University of Wisconsin’s Dr. Mark Markel Has Seen the Vail Scientific Summit Grow and Expand Over Its Five Years
Oct 29, 2019
Growth cited not just in number of attendees but also in breadth of topics covered
VAIL, Colo. – Steadman Philippon Research Institute’s (SPRI) Vail Scientific Summit (VSS) reached a milestone this summer—its fifth annual meeting—and did so with many prominent returning “friends and family,” to go along with a fresh assortment of new guests from the worlds of science and regenerative medicine.
One of SPRI’s friends and family members was Dr. Mark Markel, longtime dean of the School of Veterinary Medicine at the University of Wisconsin. Markel was one of the speakers at the very first VSS back in 2015 and has participated in all but one of the first five gatherings.
A leader in scientific research, Markel was drawn to the initial VSS for several reasons, but primarily because of his relationship with one of the Summit’s driving forces and supporters.
“I became involved with the first Vail Scientific Summit mainly due to my relationship with Mike and Mary Sue Shannon,” said Markel during one of the breaks at the August meeting at the Vail Marriott Mountain Resort. “Mike is heavily involved with the School of Veterinary Medicine at the University of Wisconsin in Madison where I serve as dean. He and Mary Sue have also been a fixture in the community here in Vail for decades.”
Shannon, Chairman of KSL Capital Partners, has worked closely with SPRI and The Steadman Clinic for many years and has long been a proponent of the growth and expansion SPRI has been experiencing in recent years. Shannon’s name is also at the center of one of the most frequently told stories each summer at the VSS—the tale of how the idea of a Summit first came into discussion.
One of the leaders at SPRI—be it Co-Chair Dr. Marc Philippon, CEO Dan Drawbaugh or Chief Scientific Officer Dr. Johnny Huard—usually relates the story at the Summit’s opening dinner each August. The shortened version is this: A few weeks after Huard joined the SPRI team in May 2015, he was joined for lunch by Philippon, Drawbaugh and Shannon. The four discussed future plans for the newly-appointed chief scientific officer and one of the ideas—attributed to Shannon—was to have a big scientific meeting each summer in Vail. And not just any meeting, but one that would attract many of the world’s top researchers and clinicians in the expanding world of regenerative medicine. Several major research hospitals, clinics and universities around the country were hosting such meetings, so, Shannon suggested, why not one here in Vail?
It seemed like a great idea and one that would help Huard put his stamp on SPRI, already one of the top research centers in the nation. Huard loved the challenge and looked forward to hosting the first Vail Scientific Summit, probably in a year or so since he had only arrived in Vail a few weeks earlier.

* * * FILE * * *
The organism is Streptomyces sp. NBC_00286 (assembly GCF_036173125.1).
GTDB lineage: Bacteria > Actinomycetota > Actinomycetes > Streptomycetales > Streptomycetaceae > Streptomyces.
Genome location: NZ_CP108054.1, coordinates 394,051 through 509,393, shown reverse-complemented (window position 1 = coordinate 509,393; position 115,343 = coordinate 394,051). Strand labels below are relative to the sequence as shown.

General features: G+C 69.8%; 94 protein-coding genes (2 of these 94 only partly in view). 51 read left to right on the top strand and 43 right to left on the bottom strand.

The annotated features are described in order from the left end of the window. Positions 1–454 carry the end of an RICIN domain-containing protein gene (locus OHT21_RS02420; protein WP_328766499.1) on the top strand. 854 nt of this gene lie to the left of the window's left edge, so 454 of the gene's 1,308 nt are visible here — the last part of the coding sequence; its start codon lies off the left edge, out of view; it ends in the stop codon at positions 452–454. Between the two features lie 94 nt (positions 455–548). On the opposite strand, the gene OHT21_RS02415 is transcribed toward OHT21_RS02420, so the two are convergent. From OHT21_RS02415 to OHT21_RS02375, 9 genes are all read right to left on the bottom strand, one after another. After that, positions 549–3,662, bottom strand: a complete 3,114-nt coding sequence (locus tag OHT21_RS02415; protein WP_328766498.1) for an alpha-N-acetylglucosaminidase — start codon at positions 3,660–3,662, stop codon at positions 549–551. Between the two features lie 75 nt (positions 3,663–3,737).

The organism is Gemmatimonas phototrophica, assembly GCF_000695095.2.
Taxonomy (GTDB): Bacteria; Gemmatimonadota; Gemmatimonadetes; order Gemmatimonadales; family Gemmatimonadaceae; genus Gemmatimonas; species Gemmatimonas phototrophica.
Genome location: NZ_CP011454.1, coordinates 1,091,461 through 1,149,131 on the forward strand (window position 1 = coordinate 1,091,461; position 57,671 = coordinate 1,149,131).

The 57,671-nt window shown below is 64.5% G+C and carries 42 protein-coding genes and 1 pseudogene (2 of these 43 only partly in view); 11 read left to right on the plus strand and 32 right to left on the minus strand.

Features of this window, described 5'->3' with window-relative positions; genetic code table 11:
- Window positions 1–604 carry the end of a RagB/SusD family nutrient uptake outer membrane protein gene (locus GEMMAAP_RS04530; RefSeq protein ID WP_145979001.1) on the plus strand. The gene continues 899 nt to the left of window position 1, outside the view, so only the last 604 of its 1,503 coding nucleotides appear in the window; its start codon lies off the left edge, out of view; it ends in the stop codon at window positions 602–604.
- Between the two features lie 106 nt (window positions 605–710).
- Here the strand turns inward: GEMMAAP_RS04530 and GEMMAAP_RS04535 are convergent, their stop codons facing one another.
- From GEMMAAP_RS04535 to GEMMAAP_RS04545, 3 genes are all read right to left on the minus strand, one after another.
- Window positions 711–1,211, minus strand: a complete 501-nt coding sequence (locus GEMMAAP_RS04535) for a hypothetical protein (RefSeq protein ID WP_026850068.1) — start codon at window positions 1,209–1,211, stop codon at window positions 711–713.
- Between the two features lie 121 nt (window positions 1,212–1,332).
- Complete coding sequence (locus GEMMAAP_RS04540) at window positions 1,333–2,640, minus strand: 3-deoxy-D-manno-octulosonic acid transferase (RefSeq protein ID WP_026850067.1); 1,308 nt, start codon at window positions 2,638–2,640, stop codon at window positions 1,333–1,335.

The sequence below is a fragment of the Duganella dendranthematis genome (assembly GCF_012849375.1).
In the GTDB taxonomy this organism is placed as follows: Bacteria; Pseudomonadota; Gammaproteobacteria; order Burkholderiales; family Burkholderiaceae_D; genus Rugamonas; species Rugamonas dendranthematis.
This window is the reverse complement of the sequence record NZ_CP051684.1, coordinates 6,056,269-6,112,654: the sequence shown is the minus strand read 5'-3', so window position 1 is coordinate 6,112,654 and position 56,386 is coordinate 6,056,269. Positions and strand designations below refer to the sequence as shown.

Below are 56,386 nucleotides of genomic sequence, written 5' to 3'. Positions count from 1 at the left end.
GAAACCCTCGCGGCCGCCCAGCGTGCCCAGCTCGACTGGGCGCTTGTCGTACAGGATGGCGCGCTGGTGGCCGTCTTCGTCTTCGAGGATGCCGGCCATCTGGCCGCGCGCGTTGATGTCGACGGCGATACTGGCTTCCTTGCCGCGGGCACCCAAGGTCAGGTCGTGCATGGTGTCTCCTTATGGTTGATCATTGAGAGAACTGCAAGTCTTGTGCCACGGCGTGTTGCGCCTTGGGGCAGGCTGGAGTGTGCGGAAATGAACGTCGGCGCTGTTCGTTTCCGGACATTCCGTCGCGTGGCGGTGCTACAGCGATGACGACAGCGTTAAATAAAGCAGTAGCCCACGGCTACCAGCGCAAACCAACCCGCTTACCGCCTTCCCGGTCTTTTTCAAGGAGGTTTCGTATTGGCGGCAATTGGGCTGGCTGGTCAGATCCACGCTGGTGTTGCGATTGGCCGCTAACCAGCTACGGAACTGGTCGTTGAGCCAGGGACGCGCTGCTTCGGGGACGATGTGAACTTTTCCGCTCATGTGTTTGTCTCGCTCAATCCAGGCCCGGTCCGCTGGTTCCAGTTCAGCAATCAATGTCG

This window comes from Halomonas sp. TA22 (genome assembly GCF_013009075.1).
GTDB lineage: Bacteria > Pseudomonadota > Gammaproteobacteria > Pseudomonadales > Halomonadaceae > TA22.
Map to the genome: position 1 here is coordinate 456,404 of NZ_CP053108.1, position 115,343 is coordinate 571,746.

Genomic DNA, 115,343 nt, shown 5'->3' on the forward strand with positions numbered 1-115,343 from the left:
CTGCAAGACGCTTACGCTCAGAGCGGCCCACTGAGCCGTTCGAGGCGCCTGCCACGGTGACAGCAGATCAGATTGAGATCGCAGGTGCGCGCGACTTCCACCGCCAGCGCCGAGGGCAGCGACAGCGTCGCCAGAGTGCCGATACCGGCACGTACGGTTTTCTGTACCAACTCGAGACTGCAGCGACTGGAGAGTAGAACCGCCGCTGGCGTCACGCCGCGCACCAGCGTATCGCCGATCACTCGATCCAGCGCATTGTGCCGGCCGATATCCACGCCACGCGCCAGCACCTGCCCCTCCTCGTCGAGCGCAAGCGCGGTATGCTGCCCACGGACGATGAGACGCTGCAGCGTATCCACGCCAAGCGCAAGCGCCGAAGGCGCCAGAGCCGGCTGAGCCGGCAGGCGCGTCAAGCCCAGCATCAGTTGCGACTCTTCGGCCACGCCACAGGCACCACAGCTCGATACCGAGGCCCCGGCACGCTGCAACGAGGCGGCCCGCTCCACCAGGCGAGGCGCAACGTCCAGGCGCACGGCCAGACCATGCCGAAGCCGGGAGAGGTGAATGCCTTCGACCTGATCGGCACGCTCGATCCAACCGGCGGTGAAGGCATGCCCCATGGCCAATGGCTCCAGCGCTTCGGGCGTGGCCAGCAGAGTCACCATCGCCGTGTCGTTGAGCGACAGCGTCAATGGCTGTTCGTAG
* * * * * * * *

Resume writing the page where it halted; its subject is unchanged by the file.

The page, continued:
But—as the story goes—Shannon did not want to wait.
“Mike wanted to bring in all these folks to focus on regeneration,” said Markel. “He teased Johnny pretty early on to coordinate this Scientific Summit and bring people in from all over the world. When Johnny said next year, Mike said, ‘Why not this summer?’”
History will show that Huard accepted Shannon’s challenge and less than four months after that lunch, the first Vail Scientific Summit took place. The annual event has grown with each summer and this year attracted its first title sponsor in Canon Medical.
“What I’ve noticed over the years is not only the growth of people who attend but also the expansion of the breadth of the people who come,” said Markel, who spoke this year on the need for large animal models in research for orthopaedic surgery. “Whether it’s basic scientists, clinicians, sometimes even athletes, it’s been a dramatic coalescence of people with a variety of interests on which to focus. It could be cartilage, it could be bone, it could be tendon, it could be sports. It’s been amazing that these people can all come together and discuss advances in science that might help people become healthier, stronger and live longer.
“And it’s all thanks to that lunch that Mike, Marc and Dan had with Johnny a few years ago,” Markel said with a smile. “We hear that story every year but we all love listening to it because it created this wonderful week we all spend in Vail each summer learning more about everything from aging to other topics in regenerative medicine.
“This Summit brings people from the whole gamut of science and medicine to talk differently about things in their field,” added Markel. “There is great strength in that.”
For further information or other inquiries about The Steadman Clinic or Steadman Philippon Research Institute, contact Lynda Sampson, Vice President of External Affairs (firstname.lastname@example.org).